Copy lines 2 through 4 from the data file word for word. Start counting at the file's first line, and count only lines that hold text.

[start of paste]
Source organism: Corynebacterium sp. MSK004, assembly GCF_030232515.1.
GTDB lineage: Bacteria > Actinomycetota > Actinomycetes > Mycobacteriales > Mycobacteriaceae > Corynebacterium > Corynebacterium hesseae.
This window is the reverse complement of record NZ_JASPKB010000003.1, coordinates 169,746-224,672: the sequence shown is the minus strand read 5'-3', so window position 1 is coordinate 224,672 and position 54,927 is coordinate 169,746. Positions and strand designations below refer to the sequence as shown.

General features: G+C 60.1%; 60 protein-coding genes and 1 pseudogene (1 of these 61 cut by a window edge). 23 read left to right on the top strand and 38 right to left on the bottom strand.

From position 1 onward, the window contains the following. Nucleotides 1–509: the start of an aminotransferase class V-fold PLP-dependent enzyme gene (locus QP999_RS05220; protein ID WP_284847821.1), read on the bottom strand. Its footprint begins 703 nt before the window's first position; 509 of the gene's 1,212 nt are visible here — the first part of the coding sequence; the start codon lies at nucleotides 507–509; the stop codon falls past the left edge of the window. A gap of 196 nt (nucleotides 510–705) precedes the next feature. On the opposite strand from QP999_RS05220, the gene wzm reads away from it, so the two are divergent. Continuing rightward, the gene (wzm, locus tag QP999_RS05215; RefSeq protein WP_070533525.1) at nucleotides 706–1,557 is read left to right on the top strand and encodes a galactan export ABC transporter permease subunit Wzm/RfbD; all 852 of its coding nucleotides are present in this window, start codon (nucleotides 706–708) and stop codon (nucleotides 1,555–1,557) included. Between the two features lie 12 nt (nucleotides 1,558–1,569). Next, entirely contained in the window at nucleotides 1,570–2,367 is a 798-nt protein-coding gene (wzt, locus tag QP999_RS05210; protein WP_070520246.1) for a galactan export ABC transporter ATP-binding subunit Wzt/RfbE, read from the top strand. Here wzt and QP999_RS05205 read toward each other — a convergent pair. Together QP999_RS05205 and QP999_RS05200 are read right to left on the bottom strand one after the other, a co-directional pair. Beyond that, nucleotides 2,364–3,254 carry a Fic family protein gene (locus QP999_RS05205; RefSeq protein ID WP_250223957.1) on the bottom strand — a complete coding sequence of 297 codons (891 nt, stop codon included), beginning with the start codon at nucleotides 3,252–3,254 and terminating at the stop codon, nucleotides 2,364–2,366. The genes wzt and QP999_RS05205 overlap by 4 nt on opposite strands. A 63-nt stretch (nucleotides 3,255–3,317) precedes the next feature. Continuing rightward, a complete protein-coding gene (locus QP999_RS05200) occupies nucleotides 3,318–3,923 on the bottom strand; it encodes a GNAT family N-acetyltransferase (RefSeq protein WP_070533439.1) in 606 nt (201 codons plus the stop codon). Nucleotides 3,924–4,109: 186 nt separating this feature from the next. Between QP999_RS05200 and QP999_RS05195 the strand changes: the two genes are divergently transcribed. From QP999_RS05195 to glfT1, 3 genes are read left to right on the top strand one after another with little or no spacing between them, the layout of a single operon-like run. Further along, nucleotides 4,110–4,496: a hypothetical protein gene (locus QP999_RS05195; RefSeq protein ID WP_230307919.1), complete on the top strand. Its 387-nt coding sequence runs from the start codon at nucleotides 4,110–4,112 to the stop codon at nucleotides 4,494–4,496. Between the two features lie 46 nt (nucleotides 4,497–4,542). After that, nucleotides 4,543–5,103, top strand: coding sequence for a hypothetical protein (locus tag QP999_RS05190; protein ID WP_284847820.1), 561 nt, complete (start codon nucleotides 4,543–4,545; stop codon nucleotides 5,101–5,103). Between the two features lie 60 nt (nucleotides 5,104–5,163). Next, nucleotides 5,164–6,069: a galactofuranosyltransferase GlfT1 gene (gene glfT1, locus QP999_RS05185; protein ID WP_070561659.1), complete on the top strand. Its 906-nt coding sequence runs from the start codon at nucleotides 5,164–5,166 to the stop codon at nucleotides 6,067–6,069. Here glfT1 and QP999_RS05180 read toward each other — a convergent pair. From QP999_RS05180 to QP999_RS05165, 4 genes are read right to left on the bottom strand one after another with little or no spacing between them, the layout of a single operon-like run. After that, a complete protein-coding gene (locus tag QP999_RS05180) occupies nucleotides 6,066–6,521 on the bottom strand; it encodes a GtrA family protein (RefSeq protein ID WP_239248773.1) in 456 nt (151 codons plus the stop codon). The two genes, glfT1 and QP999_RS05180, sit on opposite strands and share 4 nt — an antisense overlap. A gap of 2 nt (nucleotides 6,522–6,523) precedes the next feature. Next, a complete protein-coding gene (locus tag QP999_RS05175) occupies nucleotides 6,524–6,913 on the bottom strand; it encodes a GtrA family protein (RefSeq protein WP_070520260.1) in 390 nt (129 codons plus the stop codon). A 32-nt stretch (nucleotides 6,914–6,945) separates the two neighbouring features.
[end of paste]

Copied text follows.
GTDB lineage: Bacteria > Actinomycetota > Actinomycetes > Mycobacteriales > Mycobacteriaceae > Corynebacterium > Corynebacterium hesseae.
This window is the reverse complement of record NZ_JASPKB010000003.1, coordinates 169,746-224,672: the sequence shown is the minus strand read 5'-3', so window position 1 is coordinate 224,672 and position 54,927 is coordinate 169,746. Positions and strand designations below refer to the sequence as shown.

General features: G+C 60.1%; 60 protein-coding genes and 1 pseudogene (1 of these 61 cut by a window edge). 23 read left to right on the top strand and 38 right to left on the bottom strand.